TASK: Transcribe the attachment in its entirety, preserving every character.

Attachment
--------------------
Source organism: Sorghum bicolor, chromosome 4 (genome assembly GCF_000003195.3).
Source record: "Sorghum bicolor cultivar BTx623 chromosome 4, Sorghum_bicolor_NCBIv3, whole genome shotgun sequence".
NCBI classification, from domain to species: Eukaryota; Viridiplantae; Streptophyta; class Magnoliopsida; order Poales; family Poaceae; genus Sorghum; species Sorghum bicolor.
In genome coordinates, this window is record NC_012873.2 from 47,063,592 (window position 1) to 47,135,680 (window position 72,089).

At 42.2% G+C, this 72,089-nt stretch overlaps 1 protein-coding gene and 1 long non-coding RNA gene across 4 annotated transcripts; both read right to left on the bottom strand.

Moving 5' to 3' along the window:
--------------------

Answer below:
Source organism: Sorghum bicolor, chromosome 4 (genome assembly GCF_000003195.3).
Source record: "Sorghum bicolor cultivar BTx623 chromosome 4, Sorghum_bicolor_NCBIv3, whole genome shotgun sequence".
NCBI classification, from domain to species: Eukaryota; Viridiplantae; Streptophyta; class Magnoliopsida; order Poales; family Poaceae; genus Sorghum; species Sorghum bicolor.
In genome coordinates, this window is record NC_012873.2 from 47,063,592 (window position 1) to 47,135,680 (window position 72,089).

At 42.2% G+C, this 72,089-nt stretch overlaps 1 protein-coding gene and 1 long non-coding RNA gene across 4 annotated transcripts; both read right to left on the bottom strand.

Moving 5' to 3' along the window: